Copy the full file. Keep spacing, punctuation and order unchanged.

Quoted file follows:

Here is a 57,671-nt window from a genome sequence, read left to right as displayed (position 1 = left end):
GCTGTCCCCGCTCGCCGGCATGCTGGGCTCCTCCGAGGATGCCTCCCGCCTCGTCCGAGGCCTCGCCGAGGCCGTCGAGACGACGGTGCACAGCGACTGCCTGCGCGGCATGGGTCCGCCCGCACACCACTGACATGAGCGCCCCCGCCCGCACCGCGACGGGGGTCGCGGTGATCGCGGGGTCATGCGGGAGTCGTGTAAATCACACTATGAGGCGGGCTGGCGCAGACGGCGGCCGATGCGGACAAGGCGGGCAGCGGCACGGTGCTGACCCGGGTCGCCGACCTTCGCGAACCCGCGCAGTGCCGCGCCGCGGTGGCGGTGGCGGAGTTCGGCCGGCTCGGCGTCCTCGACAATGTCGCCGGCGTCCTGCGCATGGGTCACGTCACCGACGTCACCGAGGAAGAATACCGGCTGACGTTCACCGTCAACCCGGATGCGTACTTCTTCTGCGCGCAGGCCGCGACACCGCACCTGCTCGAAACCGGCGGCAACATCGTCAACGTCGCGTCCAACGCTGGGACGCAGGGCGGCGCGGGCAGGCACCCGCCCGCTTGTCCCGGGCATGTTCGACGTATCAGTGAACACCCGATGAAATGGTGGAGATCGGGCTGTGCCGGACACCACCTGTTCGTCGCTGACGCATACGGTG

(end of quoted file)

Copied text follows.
Here is a 57,671-nt window from a genome sequence, read left to right as displayed (position 1 = left end):
GCTGTCCCCGCTCGCCGGCATGCTGGGCTCCTCCGAGGATGCCTCCCGCCTCGTCCGAGGCCTCGCCGAGGCCGTCGAGACGACGGTGCACAGCGACTGCCTGCGCGGCATGGGTCCGCCCGCACACCACTGACATGAGCGCCCCCGCCCGCACCGCGACGGGGGTCGCGGTGATCGCGGGGTCATGCGGGAGTCGTGTAAATCACACTATGAGGCGGGCTGGCGCAGACGGCGGCCGATGCGGACAAGGCGGGCAGCGGCACGGTGCTGACCCGGGTCGCCGACCTTCGCGAACCCGCGCAGTGCCGCGCCGCGGTGGCGGTGGCGGAGTTCGGCCGGCTCGGCGTCCTCGACAATGTCGCCGGCGTCCTGCGCATGGGTCACGTCACCGACGTCACCGAGGAAGAATACCGGCTGACGTTCACCGTCAACCCGGATGCGTACTTCTTCTGCGCGCAGGCCGCGACACCGCACCTGCTCGAAACCGGCGGCAACATCGTCAACGTCGCGTCCAACGCTGGGACGCAGGGCGGCGCGGGCAGGCACCCGCCCGCTTGTCCCGGGCATGTTCGACGTATCAGTGAACACCCGATGAAATGGTGGAGATCGGGCTGTGCCGGACACCACCTGTTCGTCGCTGACGCATACGGTG